Relatives mourn soldiers' deaths in Afghanistan
DOVER, Del. (AP) — A sister of one of two U.S. military police officers killed in the violent backlash in Afghanistan over the burning of Qurans at a U.S. base says relatives of both men are devastated by their deaths.
Amanda Meland, the oldest sister of Cpl. T.J. Conrad of Roanoke, Va., who was posthumously promoted to sergeant, said he had spoken recently about the violent protests. Conrad, the father of a 7-month-old baby, deployed to Afghanistan in January and was to have celebrated his 23rd birthday on March 6.
"You see it on TV, you see it in the movies, but you just never expect it's going to be your family or your soldier," she told The Associated Press after being advised of Conrad's death.
The bodies of Conrad and Sgt. Joshua Born, 25, of Niceville, Fla., both assigned to the Army's Fort Stewart in Georgia, were returned Saturday to the military mortuary at Dover Air Force Base.
On Thursday, an Afghan soldier turned his gun on foreign troops, killing the two American soldiers, during a riot outside a U.S. base in Nangarhar province, officials have said.
Rising anti-American sentiments in that country over the Quran burnings have resulted in two more American deaths since: two U.S. military advisers — a lieutenant colonel and a major whose names were not immediately released — were found dead in their office with shots to the back of their heads. It is still unclear who shot the men inside a heavily secured wing of Afghanistan's Interior Ministry, or if the attacker had been apprehended.
On Saturday, white-gloved military teams somberly lifted the flag-draped cases bearing the remains of Conrad and Born from an arriving plane at Dover Air Force Base before transferring them to the mortuary.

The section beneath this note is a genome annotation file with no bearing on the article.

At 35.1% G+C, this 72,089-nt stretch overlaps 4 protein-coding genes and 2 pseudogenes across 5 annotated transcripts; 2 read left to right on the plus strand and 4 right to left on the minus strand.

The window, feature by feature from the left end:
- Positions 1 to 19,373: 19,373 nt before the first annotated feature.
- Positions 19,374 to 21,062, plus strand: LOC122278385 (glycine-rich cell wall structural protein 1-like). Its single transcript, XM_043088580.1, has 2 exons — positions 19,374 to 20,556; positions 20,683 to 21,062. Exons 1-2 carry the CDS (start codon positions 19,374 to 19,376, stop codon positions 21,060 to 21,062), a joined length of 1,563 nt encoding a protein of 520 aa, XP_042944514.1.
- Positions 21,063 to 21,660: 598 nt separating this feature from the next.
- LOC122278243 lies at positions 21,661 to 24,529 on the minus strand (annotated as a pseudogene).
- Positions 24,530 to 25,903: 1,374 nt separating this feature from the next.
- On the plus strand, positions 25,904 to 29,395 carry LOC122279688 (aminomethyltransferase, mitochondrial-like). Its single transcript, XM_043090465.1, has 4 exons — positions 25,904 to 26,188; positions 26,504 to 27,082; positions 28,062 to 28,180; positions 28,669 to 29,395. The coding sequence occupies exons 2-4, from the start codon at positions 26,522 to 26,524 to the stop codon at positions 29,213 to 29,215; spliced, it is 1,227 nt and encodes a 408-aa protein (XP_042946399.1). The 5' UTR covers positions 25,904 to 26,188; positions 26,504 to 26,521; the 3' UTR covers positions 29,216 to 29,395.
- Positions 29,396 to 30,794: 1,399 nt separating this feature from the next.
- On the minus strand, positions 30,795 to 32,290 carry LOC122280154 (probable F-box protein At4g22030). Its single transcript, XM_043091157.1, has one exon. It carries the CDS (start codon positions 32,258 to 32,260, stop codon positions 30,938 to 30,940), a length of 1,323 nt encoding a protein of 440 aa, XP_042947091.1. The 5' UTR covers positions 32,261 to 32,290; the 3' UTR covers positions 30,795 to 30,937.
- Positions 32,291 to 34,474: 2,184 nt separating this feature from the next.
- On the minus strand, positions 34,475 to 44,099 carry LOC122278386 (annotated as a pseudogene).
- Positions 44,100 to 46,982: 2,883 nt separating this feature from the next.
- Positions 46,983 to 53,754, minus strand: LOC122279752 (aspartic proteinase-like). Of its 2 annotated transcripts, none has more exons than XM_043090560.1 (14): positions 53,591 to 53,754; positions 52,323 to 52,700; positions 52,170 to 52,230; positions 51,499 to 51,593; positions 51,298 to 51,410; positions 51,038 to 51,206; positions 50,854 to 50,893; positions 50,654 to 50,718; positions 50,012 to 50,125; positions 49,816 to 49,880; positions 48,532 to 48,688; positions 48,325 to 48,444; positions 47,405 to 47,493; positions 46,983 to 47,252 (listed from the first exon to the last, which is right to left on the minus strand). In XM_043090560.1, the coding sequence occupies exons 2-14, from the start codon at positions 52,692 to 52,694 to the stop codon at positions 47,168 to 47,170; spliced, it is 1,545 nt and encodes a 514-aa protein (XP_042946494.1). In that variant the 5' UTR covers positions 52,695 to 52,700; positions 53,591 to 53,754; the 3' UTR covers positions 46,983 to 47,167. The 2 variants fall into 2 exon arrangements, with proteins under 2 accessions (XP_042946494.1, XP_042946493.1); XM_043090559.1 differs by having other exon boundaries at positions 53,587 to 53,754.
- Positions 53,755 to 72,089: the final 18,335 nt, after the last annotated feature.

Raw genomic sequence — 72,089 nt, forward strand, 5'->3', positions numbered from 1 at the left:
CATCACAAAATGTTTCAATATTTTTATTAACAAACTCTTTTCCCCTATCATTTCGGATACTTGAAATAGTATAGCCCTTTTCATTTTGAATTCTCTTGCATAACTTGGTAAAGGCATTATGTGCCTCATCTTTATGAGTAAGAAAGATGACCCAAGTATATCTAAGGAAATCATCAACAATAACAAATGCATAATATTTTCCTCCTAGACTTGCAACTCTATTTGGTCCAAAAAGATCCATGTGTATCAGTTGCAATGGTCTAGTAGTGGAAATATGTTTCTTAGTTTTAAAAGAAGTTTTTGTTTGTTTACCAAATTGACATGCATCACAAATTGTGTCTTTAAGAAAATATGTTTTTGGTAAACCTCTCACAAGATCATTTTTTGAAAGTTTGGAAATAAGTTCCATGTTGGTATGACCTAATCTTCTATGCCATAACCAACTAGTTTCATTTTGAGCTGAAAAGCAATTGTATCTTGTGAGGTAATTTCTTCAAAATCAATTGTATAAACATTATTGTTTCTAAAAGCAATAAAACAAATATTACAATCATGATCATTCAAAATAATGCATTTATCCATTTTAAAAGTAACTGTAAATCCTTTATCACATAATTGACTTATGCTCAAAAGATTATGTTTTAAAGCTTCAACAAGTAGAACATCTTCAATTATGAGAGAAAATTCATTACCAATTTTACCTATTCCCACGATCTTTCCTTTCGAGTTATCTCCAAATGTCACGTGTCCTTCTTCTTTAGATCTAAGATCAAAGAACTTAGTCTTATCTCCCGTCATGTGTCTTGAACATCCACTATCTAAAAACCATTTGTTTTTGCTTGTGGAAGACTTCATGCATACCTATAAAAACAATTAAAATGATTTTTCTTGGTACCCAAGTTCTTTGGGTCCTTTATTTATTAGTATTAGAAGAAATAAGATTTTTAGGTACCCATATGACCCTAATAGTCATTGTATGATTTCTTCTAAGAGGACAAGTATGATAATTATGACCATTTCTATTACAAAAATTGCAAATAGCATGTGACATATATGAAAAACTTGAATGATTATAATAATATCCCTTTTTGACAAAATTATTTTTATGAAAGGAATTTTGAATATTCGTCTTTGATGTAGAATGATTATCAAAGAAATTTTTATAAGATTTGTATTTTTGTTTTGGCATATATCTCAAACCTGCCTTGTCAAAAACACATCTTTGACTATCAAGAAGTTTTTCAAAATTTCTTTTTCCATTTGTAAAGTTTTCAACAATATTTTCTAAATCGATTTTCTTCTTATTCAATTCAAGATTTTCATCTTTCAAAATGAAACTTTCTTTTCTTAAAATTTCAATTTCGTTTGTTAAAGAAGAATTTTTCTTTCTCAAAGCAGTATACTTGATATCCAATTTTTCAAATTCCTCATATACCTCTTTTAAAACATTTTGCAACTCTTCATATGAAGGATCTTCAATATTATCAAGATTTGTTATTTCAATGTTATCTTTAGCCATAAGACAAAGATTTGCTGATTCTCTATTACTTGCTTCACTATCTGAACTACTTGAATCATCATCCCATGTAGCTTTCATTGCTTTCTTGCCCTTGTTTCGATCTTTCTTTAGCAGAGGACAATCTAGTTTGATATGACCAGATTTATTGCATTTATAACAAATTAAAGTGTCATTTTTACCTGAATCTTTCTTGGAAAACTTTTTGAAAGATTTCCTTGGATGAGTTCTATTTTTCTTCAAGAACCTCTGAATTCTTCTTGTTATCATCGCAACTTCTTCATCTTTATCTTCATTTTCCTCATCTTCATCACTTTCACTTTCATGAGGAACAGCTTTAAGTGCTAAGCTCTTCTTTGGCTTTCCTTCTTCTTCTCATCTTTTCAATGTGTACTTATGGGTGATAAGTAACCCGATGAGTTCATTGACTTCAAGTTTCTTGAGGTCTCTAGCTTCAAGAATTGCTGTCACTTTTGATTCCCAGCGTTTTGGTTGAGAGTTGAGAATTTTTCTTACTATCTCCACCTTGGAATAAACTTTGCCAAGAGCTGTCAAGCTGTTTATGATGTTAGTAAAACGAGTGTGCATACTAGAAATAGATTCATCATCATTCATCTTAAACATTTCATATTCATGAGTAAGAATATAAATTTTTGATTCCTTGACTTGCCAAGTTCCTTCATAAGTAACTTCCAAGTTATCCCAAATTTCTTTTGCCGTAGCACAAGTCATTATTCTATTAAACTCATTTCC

Contacted by AP, Meland said Conrad was in good spirits Wednesday when she and other relatives last spoke with him via Skype. She added: "... He did say that things were starting to get crazy from the backlash."
Conrad wanted to make the military his career, planning to re-enlist and hoping to be stationed at Fort Eustis, Va., to be closer to family, according to his sister. Meland also said he was hoping to have another baby.
Meland said Conrad's widow, Holly, was not at the couple's house when military officials initially came to notify her of his death. "They had come earlier, but she was not there. She had actually just mailed out his birthday package," Meland explained.
Born's relatives could not immediately be reached.
Days of protests in Afghanistan prompted that country's president on Sunday to appeal in a televised address to his compatriots for calm.
More than two dozen people, including the four U.S. troops, have been killed since Tuesday, when it first emerged that Qurans and religious materials had been thrown into a fire pit used to burn garbage at Bagram Air Field, a large U.S. base north of Kabul. President Barack Obama and other U.S. officials apologized and said it was a terrible mistake, but the incident has sent thousands into the streets in Afghanistan.